On page 5 of the boiler manual you linked to, it states:
PRE-HEAT DHW pre-heat will be disabled during DHW off periods.
So, you need to define some DHW "off" periods (most of the time, evidently) and a few DHW "on" periods when you expect to use it.
Programming those is described on Page 8.
The default is to run DHW "on" from 06:30 to 00:00 (page 11)
Edit: I have observed that most generalizations don't hold worldwide, so I did not start out with this one - but certainly the vast majority of North American "heating and domestic hot water" (what you presumably mean by "combi" - not a term we use) boilers simply run to keep themselves hot all the time - there may be a summer/winter switch which changes some setpoints, but the basic operation is to sit there being warm/hot as a default. So yes, I'd consider that "normal" operation for such a boiler, if it hasn't got the time controls as described. And @RedGrittyBrick's suggestion is a good one, if a newer control panel is compatible with an older boiler. The other change from older boilers we commonly see here is a LOT more insulation - according to the manual linked, your hourly burn is somewhat more frequent that expected, at least on the newer model - unless your boiler is located in a particularly cold place, that may well mean the newer models are better insulated (and/or, if you have not already done so, you may want to add insulation to the water pipes.) You might ask the manufacturer if there is a way you can add more insulation to (at least some parts of) the boiler itself without causing a hazard.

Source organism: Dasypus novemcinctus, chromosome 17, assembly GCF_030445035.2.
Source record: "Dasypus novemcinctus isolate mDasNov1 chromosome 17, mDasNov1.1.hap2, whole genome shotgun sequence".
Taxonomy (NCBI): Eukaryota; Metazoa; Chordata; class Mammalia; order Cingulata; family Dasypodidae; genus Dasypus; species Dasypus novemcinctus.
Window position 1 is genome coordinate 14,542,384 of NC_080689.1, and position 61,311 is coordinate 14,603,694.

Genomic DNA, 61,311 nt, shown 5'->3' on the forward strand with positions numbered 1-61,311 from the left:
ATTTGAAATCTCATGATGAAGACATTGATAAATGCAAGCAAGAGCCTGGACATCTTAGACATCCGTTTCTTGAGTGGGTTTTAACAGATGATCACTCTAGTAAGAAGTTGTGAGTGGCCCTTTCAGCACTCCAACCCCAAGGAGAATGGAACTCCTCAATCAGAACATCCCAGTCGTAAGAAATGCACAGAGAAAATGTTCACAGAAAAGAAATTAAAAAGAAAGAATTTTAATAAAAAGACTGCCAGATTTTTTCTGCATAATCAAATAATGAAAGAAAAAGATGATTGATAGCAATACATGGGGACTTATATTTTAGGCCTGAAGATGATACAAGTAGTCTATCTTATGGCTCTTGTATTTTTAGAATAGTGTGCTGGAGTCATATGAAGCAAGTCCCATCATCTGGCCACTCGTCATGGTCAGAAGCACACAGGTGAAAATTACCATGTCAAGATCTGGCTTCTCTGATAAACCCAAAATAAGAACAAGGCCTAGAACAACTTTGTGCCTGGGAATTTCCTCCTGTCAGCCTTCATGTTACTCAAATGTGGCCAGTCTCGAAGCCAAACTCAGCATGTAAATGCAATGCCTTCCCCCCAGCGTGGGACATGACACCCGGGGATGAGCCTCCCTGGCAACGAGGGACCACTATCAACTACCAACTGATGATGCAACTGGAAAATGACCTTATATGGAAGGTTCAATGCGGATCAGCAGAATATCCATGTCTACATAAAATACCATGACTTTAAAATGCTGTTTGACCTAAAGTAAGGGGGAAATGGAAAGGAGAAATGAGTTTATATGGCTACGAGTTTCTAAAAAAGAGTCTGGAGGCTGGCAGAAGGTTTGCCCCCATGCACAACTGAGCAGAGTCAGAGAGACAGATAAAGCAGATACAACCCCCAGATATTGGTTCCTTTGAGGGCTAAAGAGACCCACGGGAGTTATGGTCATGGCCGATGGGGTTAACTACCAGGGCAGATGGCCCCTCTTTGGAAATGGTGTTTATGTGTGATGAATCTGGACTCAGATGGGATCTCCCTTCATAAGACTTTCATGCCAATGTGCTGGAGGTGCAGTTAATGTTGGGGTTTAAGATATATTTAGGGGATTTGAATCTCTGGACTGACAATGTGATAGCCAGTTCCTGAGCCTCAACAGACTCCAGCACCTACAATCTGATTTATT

We had a period (not entirely extinguished, but somewhat tempered by observed results now) when "instant" hot water heaters, where only a pilot light, or sometimes not even that, was kept burning until water is called for, were all the rage. "Observed results" include far less savings (.vs. a well-insulated tank-type hot water heater) than claimed, and relatively delicate heat exchangers and control systems which become expensive to maintain after a few years. Some folks still love the things - they still hold a certain attraction for me, but being off the natural gas grid, not much - bottled/tank-trucked gas (propane) is far a more expensive fuel source.